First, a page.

Theater department to show adaptation of Eugene O’Neill classic

Theater department to show adaptation of Eugene O’Neill classic

By Jacob Pierce |@JacobPierce1_DE |Daily Egyptian

The McLeod Theater will once again bring a legendary playwright to the stage.

The university’s theater department is hosting “Beyond the Horizon,” by Eugene O’Neill at 7:30 p.m. Dec. 10-12 and at 2 p.m on Dec. 13. The show is directed by Nich Radcliffe and will end the 2015 season. 

O’Neil is a 20th century playwright who has written plays such as “The Iceman Cometh” and “Long Day’s Journey into Night.” He is a winner of the Nobel Prize for Literature and was awarded four Pulitzer Prize awards for Best Drama.

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Radcliffe, a graduate student in directing from Vinton, Iowa, said O’Neill is one of the country’s first important playwrights. He said O’Neill helped create a style that moved away from the English technique still coming from colonial times.

“When you look at the history of American theater, up until Eugeue O’Neill, we are really just seeing projections and imitations of what has come over from England,” he said.  

The American voice starts with O’Neill, as he wrote more complicated, diverse stories and characters in a way few playwrights had at the time, Radcliffe said.

He said “Beyond the Horizon” is about two brothers who end up falling in love with the same woman. Both siblings are very different from each other, with one being an intellectual and the other being more of a farmer type.

“It’s a love story, no matter what anyone tells you about how much death there is,” Radcliffe said. “And it’s not just a love story about a man and a woman. It’s a love story between two brothers.”

Mike Terrana, a sophomore from Carterville studying musical theater, said the play is about dreams, destiny and pursuing ones dreams. He said it involves never giving up hope and always finding the beauty in life.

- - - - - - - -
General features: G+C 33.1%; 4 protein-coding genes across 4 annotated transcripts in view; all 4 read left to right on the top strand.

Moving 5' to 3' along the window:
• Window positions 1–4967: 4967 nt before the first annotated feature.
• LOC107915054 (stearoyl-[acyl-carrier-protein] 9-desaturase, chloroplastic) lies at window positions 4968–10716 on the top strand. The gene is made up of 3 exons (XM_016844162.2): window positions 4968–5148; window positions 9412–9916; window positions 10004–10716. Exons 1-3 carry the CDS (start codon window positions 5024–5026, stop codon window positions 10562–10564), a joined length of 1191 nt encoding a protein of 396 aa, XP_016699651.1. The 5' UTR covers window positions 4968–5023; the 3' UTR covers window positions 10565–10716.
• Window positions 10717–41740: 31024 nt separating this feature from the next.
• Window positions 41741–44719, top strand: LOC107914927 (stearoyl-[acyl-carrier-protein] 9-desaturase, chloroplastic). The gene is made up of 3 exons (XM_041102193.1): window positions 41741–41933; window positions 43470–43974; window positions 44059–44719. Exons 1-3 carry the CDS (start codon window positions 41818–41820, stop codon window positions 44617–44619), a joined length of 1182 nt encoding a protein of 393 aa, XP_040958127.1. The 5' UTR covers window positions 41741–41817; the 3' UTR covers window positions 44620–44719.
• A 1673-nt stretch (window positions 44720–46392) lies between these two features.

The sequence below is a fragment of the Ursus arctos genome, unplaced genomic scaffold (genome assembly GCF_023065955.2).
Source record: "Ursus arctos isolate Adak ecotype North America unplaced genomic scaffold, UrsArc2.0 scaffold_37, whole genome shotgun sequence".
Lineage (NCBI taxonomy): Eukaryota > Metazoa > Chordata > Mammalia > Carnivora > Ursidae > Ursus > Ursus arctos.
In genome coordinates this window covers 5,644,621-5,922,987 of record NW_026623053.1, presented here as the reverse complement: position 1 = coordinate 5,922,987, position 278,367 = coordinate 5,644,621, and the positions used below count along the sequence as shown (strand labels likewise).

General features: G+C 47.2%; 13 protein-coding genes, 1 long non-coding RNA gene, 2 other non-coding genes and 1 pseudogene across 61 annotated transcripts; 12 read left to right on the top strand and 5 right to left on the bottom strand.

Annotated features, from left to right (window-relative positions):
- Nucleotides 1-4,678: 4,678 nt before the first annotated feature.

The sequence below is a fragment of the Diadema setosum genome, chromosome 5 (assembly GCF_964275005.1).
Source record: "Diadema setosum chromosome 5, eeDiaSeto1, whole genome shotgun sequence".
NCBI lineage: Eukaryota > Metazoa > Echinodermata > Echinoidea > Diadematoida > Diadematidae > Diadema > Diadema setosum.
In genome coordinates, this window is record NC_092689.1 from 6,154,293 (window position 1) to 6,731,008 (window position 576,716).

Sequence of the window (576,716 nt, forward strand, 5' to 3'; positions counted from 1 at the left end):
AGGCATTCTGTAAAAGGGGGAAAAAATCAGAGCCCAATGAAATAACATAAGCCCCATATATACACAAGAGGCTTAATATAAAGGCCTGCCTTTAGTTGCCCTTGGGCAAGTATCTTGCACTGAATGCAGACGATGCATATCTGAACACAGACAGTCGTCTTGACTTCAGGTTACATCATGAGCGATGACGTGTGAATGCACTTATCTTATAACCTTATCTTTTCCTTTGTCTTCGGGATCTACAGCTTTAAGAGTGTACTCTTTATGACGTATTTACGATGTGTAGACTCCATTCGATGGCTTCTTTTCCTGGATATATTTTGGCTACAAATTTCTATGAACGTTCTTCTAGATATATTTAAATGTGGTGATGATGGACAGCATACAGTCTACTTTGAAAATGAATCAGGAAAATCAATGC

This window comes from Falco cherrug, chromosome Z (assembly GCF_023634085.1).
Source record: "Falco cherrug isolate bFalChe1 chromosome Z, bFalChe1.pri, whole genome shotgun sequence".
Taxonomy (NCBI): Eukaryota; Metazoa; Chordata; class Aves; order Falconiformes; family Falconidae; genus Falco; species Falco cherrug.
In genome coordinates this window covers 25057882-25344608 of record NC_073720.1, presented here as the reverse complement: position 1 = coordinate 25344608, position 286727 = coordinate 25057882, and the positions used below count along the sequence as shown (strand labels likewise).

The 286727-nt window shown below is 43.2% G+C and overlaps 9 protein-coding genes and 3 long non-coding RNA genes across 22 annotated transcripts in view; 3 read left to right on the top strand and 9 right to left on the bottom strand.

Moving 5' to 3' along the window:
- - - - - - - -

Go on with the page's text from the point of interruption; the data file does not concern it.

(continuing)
“Ultimately, it comes down to their choice,” Terrana said. “And what they decide to do effects the rest of their lives.”

He plays Robert Mayo, one of the main characters, who is a poet and educated individual. To get ready for the role, he read a lot of Walt Whitman and Robert Frost.

Terran said the iambic pentameter-style rhythmic adaptation was a bit frightening at first, but is different than a lot of plays.

“You don’t just have to say the right line,” he said. “But you have to say them in the right way.”  

Graham Luker, a junior from Nashville, Tenn. studying musical theater, said the play was daunting when he first read it, as the language is weighty and difficult, but sincere. 

“95 percent of our preparation has just been what are we saying and why are we saying this,” he said.

Luker said he prepared for the script by spending a lot of time with it. He analyzed each paragraph, sentence and single line on its own.

He plays Andy Mayo, brother of Robert, who spends the play trying to save everyone.

At the beginning, he wants to save his relationship with Robert, so he leaves knowing he cannot be there through the Ruth and Robert relationship. The character then tries to protect someone in each act, Luker said.

“Andy is a wanabe hero,” he said. “He just wants to save somebody.”

“Beyond the Horizon” is $18 for adults and $6 for students, and tickets can be purchased at McLeod Theater and Arena box offices.

There will be a free preshow lecture at 1:30 p.m. Sunday in the MCMA Dean’s Conference Room. Radcliffe said he will talk about O’Neill and how he used his own life in his work.

Jacob Pierce can be reached at [email protected] or on Twitter @JacobPierce1_DE. 

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